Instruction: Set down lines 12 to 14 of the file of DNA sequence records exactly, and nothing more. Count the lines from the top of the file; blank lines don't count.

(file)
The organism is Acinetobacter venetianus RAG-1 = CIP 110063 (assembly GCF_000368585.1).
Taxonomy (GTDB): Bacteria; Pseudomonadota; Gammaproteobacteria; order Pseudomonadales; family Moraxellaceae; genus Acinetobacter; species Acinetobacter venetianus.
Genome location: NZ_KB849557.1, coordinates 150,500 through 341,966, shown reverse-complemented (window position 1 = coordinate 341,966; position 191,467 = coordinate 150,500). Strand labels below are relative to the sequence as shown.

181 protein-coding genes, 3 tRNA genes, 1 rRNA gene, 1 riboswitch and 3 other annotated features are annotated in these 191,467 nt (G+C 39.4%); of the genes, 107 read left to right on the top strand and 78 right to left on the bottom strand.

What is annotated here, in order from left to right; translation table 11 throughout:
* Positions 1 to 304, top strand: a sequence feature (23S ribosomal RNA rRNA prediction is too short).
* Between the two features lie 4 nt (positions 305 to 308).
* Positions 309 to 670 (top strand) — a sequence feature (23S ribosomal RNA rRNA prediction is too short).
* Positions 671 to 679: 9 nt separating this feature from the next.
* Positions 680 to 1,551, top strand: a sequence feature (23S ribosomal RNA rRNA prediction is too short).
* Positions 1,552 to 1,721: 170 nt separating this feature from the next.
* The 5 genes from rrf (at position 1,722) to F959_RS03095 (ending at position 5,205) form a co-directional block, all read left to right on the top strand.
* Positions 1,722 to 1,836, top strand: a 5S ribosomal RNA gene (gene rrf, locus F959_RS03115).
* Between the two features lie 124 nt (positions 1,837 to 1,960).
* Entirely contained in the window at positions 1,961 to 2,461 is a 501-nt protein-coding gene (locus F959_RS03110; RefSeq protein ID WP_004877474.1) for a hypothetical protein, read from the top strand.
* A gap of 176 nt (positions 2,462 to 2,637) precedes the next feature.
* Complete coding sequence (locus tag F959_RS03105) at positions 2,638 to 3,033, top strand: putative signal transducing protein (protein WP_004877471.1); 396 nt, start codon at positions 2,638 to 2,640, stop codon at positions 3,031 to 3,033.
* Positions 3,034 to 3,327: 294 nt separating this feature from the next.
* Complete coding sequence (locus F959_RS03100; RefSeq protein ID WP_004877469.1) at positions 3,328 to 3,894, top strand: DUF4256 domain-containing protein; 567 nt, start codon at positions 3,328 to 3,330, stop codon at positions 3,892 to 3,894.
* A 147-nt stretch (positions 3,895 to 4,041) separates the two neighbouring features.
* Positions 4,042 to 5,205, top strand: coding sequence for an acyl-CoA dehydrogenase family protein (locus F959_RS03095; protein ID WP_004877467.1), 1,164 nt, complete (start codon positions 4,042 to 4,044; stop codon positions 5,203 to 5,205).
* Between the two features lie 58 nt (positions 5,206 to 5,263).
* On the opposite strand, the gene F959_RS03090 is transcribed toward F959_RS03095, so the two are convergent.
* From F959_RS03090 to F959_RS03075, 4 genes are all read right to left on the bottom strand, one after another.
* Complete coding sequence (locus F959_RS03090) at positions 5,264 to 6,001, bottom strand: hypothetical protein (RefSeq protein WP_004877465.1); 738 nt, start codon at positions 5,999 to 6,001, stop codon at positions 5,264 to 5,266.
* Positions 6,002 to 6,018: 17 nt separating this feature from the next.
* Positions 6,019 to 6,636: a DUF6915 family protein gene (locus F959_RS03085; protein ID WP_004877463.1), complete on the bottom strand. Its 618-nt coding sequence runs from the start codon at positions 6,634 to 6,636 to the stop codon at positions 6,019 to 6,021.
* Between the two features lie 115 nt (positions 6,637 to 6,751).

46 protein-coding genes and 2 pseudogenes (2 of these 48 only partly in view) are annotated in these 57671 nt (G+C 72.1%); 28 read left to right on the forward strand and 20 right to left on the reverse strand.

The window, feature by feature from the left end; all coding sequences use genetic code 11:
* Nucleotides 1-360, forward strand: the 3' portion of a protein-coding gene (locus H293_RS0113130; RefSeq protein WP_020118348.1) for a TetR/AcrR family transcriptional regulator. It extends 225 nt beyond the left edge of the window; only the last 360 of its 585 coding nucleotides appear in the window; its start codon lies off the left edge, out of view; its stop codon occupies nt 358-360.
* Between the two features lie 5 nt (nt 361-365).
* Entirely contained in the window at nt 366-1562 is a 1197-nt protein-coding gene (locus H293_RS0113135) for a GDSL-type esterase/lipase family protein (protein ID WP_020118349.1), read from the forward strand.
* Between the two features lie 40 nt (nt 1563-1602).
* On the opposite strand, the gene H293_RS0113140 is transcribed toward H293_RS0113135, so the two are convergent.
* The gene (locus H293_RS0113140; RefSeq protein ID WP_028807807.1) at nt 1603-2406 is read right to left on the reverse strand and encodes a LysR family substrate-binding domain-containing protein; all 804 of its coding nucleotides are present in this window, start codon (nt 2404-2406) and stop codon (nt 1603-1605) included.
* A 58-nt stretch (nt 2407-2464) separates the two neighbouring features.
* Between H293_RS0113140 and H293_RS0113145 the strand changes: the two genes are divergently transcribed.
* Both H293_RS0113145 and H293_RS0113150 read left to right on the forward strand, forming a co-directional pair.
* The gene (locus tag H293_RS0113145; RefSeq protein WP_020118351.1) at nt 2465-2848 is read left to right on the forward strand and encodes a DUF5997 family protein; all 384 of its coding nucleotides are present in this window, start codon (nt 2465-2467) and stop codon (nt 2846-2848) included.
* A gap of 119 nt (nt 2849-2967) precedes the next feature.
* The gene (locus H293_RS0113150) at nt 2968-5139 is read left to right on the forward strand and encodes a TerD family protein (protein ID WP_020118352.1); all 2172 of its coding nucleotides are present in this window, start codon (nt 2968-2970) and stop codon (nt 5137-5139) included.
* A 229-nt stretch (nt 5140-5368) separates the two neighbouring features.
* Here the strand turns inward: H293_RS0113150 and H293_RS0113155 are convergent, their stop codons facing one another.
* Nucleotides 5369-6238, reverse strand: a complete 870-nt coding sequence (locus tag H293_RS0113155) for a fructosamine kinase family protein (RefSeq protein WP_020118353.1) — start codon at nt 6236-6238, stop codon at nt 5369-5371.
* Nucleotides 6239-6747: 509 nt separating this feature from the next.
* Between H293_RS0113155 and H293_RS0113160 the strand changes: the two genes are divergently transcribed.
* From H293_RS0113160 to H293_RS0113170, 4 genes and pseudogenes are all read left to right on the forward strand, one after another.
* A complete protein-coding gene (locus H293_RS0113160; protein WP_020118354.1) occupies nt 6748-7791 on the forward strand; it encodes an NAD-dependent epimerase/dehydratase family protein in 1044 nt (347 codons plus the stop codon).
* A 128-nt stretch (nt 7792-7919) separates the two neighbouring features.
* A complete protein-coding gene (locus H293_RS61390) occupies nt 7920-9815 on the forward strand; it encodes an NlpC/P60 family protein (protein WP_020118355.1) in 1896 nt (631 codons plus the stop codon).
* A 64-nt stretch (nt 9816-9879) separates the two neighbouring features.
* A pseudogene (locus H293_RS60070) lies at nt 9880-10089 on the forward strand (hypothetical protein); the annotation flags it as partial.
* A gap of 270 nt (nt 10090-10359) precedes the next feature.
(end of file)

* The 5 genes from rrf (at position 1,722) to F959_RS03095 (ending at position 5,205) form a co-directional block, all read left to right on the top strand.
* Positions 1,722 to 1,836, top strand: a 5S ribosomal RNA gene (gene rrf, locus F959_RS03115).
* Between the two features lie 124 nt (positions 1,837 to 1,960).